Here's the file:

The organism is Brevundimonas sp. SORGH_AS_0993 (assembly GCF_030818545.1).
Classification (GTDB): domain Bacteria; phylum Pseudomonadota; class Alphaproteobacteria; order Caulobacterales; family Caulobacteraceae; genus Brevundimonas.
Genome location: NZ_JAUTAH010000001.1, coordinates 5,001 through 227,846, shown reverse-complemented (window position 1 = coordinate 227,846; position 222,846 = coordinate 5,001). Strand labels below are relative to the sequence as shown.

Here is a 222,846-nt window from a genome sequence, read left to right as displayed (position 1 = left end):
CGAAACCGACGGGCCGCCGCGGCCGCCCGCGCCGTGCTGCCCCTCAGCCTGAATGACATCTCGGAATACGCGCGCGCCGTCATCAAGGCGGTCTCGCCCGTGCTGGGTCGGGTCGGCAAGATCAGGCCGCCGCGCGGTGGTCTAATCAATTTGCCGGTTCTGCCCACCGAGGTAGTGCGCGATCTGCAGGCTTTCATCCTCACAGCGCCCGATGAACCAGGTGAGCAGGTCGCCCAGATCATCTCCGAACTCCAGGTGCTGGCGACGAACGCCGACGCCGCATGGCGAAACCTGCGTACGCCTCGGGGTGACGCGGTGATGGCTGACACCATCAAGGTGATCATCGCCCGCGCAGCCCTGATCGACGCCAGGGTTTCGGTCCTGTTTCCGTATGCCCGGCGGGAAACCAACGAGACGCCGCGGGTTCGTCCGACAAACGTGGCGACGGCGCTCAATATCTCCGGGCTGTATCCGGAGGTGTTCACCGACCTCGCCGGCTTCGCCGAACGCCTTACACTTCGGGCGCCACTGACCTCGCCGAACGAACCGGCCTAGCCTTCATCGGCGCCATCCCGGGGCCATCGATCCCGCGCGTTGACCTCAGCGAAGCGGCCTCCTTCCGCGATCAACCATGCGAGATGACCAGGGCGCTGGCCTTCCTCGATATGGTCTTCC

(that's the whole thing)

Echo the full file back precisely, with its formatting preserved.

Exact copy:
The organism is Brevundimonas sp. SORGH_AS_0993 (assembly GCF_030818545.1).
Classification (GTDB): domain Bacteria; phylum Pseudomonadota; class Alphaproteobacteria; order Caulobacterales; family Caulobacteraceae; genus Brevundimonas.
Genome location: NZ_JAUTAH010000001.1, coordinates 5,001 through 227,846, shown reverse-complemented (window position 1 = coordinate 227,846; position 222,846 = coordinate 5,001). Strand labels below are relative to the sequence as shown.

Here is a 222,846-nt window from a genome sequence, read left to right as displayed (position 1 = left end):
CGAAACCGACGGGCCGCCGCGGCCGCCCGCGCCGTGCTGCCCCTCAGCCTGAATGACATCTCGGAATACGCGCGCGCCGTCATCAAGGCGGTCTCGCCCGTGCTGGGTCGGGTCGGCAAGATCAGGCCGCCGCGCGGTGGTCTAATCAATTTGCCGGTTCTGCCCACCGAGGTAGTGCGCGATCTGCAGGCTTTCATCCTCACAGCGCCCGATGAACCAGGTGAGCAGGTCGCCCAGATCATCTCCGAACTCCAGGTGCTGGCGACGAACGCCGACGCCGCATGGCGAAACCTGCGTACGCCTCGGGGTGACGCGGTGATGGCTGACACCATCAAGGTGATCATCGCCCGCGCAGCCCTGATCGACGCCAGGGTTTCGGTCCTGTTTCCGTATGCCCGGCGGGAAACCAACGAGACGCCGCGGGTTCGTCCGACAAACGTGGCGACGGCGCTCAATATCTCCGGGCTGTATCCGGAGGTGTTCACCGACCTCGCCGGCTTCGCCGAACGCCTTACACTTCGGGCGCCACTGACCTCGCCGAACGAACCGGCCTAGCCTTCATCGGCGCCATCCCGGGGCCATCGATCCCGCGCGTTGACCTCAGCGAAGCGGCCTCCTTCCGCGATCAACCATGCGAGATGACCAGGGCGCTGGCCTTCCTCGATATGGTCTTCC